Choose the Right Platform
Are you being left behind by the shift to social media? With so many platforms to choose from where should you even start? Read on for some guidance!
Here's what we will cover...
- What does an elephant look like?
- Identifying your audience
- Platform strengths and weaknesses
- How big are the Big 7?
- Setting goals
- Putting it all together
What does an elephant look like?
Understanding social media is like grabbing the proverbial elephant. Whether it’s the ear, tusk or trunk you’re holding on to, there’s no doubt you’ve got something real. But if that’s all you see, your idea of the whole animal will be a bit off.
Likewise, Facebook, Twitter, Snapchat and Instagram all come under the social media umbrella but everything from their popularity, audience demographics, engagement levels, content format and value to the business are very different.
We will focus on the ‘Big 7’ platforms later in the article but first, it’s useful to break down social media platforms into a few distinct types:
- Social networks. These enable you to connect with your audience, join groups and share content. Facebook and LinkedIn are prime examples.
- Media sharing sites. These platforms are all about sharing and commenting on images and videos. They include YouTube, Instagram and Snapchat.
- Social bookmarking sites. These are for organising and saving content in one digital place. Pinterest and Mix (formerly StumbleUpon) are examples of this type of site.
- Blogging sites. These platforms enable you to create date-ordered posts with text and images, share them and invite comments. Tumblr and Olanola are two examples while Twitter is referred to as a microblogging site.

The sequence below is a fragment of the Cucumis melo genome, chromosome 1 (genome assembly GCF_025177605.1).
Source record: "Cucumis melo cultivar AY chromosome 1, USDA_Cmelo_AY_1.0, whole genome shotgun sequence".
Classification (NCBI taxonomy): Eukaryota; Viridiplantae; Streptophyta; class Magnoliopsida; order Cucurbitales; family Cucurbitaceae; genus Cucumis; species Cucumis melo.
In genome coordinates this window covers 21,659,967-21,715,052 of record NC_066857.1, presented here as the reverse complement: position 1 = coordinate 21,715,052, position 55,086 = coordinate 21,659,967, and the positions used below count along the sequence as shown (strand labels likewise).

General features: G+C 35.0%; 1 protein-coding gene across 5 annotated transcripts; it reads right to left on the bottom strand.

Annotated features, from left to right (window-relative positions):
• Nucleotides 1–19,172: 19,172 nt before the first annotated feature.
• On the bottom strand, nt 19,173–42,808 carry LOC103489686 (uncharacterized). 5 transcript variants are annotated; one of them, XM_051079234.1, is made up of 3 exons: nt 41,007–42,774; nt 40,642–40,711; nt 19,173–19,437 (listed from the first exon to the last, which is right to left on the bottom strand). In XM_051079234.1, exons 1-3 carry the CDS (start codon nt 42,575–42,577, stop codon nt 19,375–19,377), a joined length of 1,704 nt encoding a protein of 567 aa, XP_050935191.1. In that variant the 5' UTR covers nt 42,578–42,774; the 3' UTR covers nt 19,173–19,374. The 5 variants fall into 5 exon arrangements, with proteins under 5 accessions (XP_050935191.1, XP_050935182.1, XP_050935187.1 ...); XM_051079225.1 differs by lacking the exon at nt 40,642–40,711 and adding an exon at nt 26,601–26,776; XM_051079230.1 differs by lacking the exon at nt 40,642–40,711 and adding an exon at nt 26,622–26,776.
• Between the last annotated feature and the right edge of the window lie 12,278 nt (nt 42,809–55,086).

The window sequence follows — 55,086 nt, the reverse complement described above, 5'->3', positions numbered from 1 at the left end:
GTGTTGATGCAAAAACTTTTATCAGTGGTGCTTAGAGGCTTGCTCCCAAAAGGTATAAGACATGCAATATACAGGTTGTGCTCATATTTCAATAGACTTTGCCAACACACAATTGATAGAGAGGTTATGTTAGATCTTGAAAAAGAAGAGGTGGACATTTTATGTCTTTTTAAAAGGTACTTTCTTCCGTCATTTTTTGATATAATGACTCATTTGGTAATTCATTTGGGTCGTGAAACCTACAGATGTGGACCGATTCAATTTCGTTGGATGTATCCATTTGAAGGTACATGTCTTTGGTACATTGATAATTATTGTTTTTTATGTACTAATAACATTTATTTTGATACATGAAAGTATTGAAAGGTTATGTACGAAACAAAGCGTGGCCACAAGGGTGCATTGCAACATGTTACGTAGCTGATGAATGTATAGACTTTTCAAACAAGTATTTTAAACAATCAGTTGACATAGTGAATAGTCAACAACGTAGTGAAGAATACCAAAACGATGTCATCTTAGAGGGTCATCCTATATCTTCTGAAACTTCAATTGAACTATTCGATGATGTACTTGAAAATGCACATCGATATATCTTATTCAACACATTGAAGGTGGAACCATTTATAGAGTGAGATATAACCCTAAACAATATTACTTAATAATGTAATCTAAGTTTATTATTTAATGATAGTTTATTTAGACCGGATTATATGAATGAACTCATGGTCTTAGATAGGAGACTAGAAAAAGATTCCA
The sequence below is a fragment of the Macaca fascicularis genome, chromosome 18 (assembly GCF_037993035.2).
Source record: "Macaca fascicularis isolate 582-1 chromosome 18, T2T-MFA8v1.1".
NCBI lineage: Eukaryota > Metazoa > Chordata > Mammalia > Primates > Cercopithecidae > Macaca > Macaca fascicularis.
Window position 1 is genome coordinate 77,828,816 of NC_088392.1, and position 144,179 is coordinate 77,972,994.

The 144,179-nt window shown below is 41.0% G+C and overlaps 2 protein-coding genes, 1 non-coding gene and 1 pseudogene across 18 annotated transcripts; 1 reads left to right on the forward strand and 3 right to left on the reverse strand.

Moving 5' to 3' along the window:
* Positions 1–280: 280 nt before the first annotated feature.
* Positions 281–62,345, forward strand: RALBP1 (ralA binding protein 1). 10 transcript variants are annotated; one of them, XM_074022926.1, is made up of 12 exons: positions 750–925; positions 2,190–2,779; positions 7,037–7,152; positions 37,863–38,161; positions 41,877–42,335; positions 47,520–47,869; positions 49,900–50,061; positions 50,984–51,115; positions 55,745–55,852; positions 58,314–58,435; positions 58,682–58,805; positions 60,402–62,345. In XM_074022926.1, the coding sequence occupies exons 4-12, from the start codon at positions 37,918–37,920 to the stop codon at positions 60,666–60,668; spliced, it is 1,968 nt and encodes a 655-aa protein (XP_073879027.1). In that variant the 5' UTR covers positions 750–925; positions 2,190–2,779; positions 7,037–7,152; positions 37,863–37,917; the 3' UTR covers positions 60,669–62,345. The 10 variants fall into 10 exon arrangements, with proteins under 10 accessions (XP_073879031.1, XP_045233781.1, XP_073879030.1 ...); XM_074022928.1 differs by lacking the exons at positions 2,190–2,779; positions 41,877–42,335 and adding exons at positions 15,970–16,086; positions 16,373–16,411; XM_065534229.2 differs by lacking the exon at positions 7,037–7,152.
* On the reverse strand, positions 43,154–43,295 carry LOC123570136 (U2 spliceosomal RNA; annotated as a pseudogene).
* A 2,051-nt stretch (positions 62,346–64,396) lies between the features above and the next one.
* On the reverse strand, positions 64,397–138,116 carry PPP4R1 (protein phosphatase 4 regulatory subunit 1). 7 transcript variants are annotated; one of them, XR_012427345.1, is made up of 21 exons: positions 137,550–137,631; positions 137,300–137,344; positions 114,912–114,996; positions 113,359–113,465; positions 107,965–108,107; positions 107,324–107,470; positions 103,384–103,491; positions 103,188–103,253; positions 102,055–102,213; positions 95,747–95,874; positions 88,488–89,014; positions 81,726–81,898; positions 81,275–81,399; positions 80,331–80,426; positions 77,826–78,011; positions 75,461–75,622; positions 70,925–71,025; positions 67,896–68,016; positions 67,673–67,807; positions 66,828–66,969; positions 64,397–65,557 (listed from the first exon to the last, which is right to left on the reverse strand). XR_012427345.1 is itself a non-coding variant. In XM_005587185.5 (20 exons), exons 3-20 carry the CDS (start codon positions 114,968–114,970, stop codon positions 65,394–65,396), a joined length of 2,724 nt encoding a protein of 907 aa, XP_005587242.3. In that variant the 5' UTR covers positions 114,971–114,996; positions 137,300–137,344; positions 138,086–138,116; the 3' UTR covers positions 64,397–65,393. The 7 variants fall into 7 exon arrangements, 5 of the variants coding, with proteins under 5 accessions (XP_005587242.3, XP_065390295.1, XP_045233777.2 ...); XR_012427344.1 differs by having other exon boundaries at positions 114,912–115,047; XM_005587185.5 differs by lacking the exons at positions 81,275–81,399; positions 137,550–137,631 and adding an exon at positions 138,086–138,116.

- News aggregator sites. These bring together discussions on various topics and use a voting system to prioritise the best content. Reddit and Digg are well-known examples.
Many social media platforms straddle these different categories.
Identifying your audience
Each social media platform has its own demographic profile – in other words, it appeals to a specific audience. According to Omnicore, the profiles for the Big 7 are, as follows:
- Facebook 88% of internet uses aged 18-29 use the platform as do 84% of 30-49 year olds. 57% are male
- YouTube 37% of 18-34 year olds are very active on the platform. 62% are male
- Instagram Around a third of internet users in the 18 to 34 age range use Instagram. 52% are female
- LinkedIn A quarter of 18-29 year olds use LinkedIn. 57% are male
- Twitter 37% of users are 18-29 years old while 25% are 30-49 years old. 66% are male
- Snapchat 90% of users are 13-34 years old. 61% are female
- Pinterest 34% of 18-34 year olds use Pinterest. 70% are female
The first step is working out where your audience intersects with the platform profile. For example, if your audience is mainly comprised of 18-29 year old males, you can probably focus your efforts most effectively on Twitter and Facebook (with YouTube highly recommended if you produce video content).
However, if you are targeting females of the same age, Pinterest, Snapchat and Instagram will be worth considering instead of Twitter.
Platforms also differ in terms of their typical users’ income and educational background and, crucially, the type of content they prefer to consume. For example, if you are targeting jobseekers, you will probably want to look at LinkedIn even if your target market is older females.
If there are any blind spots in your audience profile, your first task should be to do some market research to address them. Only when you have a clear picture of your target buyer will you be able to make a smart decision about the social media platforms you need in your mix. Reading our previous article on using marketing personas to target the best social media platform might also help.